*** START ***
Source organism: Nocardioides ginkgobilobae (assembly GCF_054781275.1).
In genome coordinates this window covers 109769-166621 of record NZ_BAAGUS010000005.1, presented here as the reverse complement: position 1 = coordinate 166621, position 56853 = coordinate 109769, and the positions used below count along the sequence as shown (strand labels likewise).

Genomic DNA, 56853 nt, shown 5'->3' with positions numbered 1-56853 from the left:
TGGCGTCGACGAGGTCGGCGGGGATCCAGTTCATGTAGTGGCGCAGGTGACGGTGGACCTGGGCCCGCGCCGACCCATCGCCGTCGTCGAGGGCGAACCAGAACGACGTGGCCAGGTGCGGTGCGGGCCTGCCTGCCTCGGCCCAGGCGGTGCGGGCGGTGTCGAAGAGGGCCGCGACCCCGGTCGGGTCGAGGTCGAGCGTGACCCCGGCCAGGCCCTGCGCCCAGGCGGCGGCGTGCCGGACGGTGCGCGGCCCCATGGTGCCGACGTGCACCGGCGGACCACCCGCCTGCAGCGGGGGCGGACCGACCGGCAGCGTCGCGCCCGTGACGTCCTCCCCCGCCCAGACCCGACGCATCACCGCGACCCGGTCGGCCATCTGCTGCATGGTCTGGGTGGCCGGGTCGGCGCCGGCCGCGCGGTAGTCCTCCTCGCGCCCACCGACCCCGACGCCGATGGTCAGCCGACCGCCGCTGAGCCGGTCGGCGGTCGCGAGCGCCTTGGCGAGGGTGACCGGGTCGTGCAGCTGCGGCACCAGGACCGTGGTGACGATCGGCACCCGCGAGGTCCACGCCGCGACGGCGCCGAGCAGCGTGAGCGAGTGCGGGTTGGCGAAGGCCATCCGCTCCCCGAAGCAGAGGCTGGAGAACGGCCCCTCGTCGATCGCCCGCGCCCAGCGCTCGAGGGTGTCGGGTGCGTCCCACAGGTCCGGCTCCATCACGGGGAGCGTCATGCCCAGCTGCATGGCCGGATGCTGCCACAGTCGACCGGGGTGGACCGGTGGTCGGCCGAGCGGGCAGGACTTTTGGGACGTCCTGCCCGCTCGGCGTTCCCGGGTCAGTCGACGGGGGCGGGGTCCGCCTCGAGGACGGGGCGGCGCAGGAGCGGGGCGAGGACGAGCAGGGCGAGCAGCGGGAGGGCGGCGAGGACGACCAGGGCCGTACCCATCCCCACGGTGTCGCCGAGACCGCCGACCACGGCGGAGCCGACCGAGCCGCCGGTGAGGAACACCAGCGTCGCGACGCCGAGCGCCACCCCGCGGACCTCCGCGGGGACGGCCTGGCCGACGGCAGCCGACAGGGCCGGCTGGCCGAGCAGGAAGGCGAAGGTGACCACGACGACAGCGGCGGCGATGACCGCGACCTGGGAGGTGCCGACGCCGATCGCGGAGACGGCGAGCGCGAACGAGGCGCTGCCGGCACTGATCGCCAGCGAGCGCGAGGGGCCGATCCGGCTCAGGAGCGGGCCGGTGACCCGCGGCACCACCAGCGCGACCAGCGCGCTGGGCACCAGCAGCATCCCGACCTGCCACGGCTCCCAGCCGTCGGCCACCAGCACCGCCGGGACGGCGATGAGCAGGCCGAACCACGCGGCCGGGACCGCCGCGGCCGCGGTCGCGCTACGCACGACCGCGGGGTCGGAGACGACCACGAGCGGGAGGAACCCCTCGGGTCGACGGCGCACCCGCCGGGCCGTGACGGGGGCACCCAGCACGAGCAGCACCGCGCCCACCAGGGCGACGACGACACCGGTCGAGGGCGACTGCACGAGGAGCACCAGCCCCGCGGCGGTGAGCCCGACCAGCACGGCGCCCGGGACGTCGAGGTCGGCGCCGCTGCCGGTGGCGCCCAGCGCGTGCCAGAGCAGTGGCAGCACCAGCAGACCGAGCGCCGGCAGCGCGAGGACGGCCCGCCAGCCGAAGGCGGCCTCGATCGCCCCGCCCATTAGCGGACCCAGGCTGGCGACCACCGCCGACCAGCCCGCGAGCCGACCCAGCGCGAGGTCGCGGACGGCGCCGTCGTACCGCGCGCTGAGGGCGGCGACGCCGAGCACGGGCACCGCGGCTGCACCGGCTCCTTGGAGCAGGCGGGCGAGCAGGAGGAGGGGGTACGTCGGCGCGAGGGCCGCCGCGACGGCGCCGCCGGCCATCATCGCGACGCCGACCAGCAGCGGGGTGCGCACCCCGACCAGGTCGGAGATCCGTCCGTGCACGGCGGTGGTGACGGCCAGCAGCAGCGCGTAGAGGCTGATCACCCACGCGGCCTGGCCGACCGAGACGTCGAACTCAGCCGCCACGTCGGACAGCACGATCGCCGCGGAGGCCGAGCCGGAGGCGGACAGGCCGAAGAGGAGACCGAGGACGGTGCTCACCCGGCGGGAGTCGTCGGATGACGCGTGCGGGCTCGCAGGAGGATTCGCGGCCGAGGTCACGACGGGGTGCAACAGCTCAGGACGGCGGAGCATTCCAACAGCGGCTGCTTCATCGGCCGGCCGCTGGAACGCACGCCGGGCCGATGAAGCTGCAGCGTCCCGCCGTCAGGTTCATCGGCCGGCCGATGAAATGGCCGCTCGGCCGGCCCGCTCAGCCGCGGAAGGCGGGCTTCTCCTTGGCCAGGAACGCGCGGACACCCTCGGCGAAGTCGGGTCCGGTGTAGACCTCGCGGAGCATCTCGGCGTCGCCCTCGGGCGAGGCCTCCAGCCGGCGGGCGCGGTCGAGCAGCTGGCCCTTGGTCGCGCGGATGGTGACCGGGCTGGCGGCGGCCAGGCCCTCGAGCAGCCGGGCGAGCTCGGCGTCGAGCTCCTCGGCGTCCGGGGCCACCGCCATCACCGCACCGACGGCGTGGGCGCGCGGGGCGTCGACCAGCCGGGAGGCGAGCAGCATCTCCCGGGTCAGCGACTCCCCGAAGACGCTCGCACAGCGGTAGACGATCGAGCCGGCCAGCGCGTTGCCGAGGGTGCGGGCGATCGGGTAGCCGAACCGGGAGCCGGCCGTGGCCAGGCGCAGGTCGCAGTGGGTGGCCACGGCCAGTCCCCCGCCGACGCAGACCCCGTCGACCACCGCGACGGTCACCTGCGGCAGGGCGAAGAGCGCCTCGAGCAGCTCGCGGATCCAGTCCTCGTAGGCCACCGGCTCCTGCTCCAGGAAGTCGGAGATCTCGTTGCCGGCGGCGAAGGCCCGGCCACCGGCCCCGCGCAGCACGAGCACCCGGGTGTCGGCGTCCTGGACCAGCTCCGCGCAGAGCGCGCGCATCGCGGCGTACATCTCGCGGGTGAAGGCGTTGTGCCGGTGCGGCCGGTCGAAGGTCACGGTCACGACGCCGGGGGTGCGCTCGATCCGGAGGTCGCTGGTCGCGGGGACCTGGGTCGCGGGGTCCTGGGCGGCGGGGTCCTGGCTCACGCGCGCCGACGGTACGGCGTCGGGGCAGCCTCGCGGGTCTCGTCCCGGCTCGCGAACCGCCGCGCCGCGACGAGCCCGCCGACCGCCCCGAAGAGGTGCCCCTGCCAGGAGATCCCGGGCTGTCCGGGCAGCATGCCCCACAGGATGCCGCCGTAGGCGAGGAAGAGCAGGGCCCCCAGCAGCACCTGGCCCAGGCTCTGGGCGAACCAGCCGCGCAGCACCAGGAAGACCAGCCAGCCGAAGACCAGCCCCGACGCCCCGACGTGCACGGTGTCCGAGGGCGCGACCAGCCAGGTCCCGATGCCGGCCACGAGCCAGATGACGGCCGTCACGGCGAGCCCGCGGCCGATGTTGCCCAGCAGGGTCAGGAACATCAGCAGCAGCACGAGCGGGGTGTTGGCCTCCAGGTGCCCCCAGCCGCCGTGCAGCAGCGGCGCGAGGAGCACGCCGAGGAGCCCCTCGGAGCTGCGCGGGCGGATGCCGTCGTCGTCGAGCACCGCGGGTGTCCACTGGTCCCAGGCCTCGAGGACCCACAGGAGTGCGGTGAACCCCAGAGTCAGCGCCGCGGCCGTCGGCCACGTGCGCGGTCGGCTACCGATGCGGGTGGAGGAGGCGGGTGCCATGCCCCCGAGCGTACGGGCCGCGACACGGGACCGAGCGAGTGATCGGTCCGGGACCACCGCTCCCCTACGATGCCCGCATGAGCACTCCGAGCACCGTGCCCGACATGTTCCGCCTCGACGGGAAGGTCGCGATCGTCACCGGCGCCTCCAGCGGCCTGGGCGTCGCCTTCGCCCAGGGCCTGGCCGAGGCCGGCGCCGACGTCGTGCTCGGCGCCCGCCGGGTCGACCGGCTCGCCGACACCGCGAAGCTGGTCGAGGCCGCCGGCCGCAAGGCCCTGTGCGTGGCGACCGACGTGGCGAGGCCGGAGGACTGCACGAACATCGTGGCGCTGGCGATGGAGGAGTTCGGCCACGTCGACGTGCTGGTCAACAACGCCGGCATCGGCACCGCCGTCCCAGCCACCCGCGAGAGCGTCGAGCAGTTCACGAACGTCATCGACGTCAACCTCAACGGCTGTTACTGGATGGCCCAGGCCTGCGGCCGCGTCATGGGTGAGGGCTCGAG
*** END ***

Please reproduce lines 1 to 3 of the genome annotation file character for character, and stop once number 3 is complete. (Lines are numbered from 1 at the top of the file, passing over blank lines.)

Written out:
Source organism: Nocardioides ginkgobilobae (assembly GCF_054781275.1).
In genome coordinates this window covers 109769-166621 of record NZ_BAAGUS010000005.1, presented here as the reverse complement: position 1 = coordinate 166621, position 56853 = coordinate 109769, and the positions used below count along the sequence as shown (strand labels likewise).

Genomic DNA, 56853 nt, shown 5'->3' with positions numbered 1-56853 from the left: